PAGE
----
We hear so much about exciting potential stem cell therapies, but what about stem cell treatment cost?
Some of these “therapies” are rigorously evaluated ones in the FDA clinical trial pipeline and others are available right now mainly through predatory stem cell clinics. Earlier this year I posted about the cost of the offerings of dubious stem cell clinics.
In this post, I address the cost of a future, legitimate, FDA-approved stem cell therapy. How high will that be? (2020 update: See this polling and other info on stem cell treatment cost as of 2019 here).
This is a critical question because if many patients cannot afford a stem cell therapy then the impact of that therapy is reduced. Cost is inversely related to access. On the other hand, stem cell biotechs must make some profit or they will go out of business. Investors, who are often enthusiastic boosters of the stem cell field, will lose large sums of money and confidence in the field too in that scenario if stem cell treatments are priced “too low”. What is the “right” price?
There is likely to be increasing pressure on biologics drug prices as well from the federal government. Witness Hillary Clinton’s recent tweet on this topic below that sent people into a tizzy.
Price gouging like this in the specialty drug market is outrageous. Tomorrow I'll lay out a plan to take it on. -H https://t.co/9Z0Aw7aI6h
— Hillary Clinton (@HillaryClinton) September 21, 2015
At the state level, such as here in California, the question of stem cell treatment cost is also becoming more pressing including for our state stem cell agency, CIRM. As CIRM-funded clinical trials advance, which is a wonderful thing, at the same time we get closer to where someone will have to decide on stem cell price tags.
We can look at what other cellular drugs have cost as guidance for the price tag range for stem cell treatments. For instance, Prochymal (its old name under Osiris) that is now rebranded as TEMCELL from Mesoblast/JCR likely will cost about $200K for a full treatment for GVHD (HT to Alexey). Provenge, the cellular prostate cancer drug from the controversial biotech Dendreon had (has?) a price tag of $93K. The most expensive drug in history, the gene therapy med Glybera will cost around $1.5 million per patient.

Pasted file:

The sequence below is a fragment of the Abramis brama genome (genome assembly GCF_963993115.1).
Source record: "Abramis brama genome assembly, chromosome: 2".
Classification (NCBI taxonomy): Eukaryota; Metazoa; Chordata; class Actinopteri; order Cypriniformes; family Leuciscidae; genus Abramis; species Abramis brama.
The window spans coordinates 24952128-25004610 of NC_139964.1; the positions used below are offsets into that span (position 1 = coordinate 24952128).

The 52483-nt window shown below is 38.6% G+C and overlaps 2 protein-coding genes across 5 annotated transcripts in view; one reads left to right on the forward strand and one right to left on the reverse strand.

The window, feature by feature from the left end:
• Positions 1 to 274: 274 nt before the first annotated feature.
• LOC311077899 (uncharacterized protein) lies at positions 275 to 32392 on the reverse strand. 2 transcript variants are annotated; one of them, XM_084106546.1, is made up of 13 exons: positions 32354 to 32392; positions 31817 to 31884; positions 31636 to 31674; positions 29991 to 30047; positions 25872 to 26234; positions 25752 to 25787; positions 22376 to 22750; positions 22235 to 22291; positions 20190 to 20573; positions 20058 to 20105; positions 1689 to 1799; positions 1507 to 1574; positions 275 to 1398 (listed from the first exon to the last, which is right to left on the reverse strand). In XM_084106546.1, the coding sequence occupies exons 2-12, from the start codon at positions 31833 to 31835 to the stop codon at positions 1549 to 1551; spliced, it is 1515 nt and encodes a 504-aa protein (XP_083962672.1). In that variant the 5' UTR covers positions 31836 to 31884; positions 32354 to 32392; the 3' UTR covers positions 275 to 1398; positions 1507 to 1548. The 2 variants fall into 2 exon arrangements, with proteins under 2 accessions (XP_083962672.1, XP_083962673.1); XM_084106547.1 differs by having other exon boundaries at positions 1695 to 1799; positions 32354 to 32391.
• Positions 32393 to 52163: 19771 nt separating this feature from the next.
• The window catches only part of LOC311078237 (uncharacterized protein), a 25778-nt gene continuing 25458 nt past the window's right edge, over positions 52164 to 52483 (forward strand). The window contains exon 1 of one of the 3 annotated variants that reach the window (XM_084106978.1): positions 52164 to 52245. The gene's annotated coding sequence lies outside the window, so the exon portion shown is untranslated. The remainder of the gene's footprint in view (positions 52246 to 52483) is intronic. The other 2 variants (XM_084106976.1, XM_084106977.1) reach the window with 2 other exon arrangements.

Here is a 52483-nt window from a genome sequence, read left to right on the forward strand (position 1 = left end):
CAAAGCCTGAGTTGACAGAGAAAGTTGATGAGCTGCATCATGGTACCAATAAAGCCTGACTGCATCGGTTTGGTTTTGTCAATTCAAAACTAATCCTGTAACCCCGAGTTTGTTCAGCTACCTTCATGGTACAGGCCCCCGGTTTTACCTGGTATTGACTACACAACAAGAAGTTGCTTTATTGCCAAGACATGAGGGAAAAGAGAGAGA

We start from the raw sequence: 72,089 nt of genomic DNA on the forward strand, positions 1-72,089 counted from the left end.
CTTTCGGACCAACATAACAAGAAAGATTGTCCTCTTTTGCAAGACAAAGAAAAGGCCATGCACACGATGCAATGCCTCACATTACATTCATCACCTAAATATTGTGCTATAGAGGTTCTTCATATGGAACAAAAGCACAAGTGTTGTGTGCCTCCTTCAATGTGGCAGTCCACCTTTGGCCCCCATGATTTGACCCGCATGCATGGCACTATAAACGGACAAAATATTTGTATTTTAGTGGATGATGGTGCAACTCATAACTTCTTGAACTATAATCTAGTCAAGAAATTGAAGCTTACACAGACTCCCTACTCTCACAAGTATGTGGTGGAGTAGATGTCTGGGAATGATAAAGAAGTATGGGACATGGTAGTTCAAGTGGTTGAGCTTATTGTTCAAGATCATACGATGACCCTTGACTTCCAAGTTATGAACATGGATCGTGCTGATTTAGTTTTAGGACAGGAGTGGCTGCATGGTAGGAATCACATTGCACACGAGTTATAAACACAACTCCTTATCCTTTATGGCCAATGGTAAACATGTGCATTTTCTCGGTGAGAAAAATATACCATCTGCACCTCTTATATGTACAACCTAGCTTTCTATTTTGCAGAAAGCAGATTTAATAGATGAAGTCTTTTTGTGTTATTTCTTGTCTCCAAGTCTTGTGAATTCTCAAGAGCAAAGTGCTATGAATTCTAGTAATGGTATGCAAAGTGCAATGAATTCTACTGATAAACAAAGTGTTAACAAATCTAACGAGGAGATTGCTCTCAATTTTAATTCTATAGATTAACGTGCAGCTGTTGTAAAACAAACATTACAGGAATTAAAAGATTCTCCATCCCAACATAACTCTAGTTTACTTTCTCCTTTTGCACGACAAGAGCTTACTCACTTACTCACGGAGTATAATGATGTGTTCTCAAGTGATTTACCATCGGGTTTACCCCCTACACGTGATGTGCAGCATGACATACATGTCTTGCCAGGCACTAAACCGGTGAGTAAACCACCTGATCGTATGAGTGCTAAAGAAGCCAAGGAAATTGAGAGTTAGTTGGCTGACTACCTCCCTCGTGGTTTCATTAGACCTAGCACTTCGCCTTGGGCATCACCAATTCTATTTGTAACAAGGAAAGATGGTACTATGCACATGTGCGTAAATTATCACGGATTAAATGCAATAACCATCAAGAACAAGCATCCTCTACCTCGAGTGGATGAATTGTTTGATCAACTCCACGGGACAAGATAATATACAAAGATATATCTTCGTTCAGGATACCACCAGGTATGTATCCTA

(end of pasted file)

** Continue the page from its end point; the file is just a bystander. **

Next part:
Realistically, a typical legit stem cell therapy could easily be $100K per patient. A personalized cellular medicine such as an autologous stem cell-based therapy could easily run into the hundreds of thousands per patient. Some therapies could go as high as $500,000 (see this helpful piece by David Jensen) or even into the millions.
How will patients afford such expensive therapies?
Will such therapies be covered by governmental agencies or insurance companies? They should.
We should also be keeping in mind the current costs of treating today’s patients with major and sometimes chronic diseases. These costs run into the hundreds of billions or above a trillion dollars each year in the US alone. That’s important context and rightly indicates that the costs of stem cell therapies to society may be appropriate even if at an individual level they seem high.
How does this compare to stem cell treatments at predatory clinics?
Such “treatments” range from $5,000-$20,000 each and most patients with whom I have talked either received or were pitched at least two such treatments, amplifying the total cost. The cost to the clinic of the treatment itself can be as low as $500-$1,000. Some clinics claim to have treated thousands of patients suggesting they are making millions in profits.
Why are stem cell clinic offerings typically relatively cheaper than legit treatments? Frankly, it is because they don’t follow the rules or do the necessary studies to prove safety and efficacy. Ten thousand dollars is still a lot to pay for something that doesn’t work and could even be harmful.
Even so some consumers may perceive dubious stem cell treatments as the way to go because of the lower cost, particularly if the legitimate stem cell field fails to do a good job at educational outreach and the FDA continues to effectively do nothing about the stem cell clinic problem.
The bottom line remains a question. Where’s the stem cell price sweet spot where we can help the most patients, but also generate a needed profit for the biotechs?
We need to find an answer to this question soon.